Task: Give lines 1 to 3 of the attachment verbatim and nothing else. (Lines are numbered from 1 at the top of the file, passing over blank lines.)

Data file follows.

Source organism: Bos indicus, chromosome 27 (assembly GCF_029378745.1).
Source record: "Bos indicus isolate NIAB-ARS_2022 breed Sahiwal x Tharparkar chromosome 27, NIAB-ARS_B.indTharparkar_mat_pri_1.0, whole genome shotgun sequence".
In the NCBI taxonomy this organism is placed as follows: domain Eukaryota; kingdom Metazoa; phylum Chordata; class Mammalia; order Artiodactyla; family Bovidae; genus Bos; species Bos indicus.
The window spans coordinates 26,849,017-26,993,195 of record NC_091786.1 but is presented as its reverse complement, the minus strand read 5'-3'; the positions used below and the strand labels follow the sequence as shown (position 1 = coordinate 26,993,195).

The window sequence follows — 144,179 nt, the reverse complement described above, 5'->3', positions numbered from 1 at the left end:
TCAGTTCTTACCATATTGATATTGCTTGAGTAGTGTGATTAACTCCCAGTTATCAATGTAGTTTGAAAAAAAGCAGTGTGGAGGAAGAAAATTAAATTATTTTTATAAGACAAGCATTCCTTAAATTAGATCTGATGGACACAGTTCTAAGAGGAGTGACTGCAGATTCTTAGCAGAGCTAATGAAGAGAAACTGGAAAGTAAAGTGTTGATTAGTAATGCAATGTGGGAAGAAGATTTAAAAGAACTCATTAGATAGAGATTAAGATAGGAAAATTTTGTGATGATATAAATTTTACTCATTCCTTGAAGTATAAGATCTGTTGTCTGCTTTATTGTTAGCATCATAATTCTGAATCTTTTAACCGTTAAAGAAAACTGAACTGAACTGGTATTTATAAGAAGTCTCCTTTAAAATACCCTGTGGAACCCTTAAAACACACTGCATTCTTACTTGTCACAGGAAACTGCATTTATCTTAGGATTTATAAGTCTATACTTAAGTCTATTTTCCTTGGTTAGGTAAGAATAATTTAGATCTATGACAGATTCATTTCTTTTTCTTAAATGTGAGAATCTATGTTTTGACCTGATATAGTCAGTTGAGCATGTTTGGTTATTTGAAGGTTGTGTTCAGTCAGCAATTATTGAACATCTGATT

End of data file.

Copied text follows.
Source organism: Bos indicus, chromosome 27 (assembly GCF_029378745.1).
Source record: "Bos indicus isolate NIAB-ARS_2022 breed Sahiwal x Tharparkar chromosome 27, NIAB-ARS_B.indTharparkar_mat_pri_1.0, whole genome shotgun sequence".
In the NCBI taxonomy this organism is placed as follows: domain Eukaryota; kingdom Metazoa; phylum Chordata; class Mammalia; order Artiodactyla; family Bovidae; genus Bos; species Bos indicus.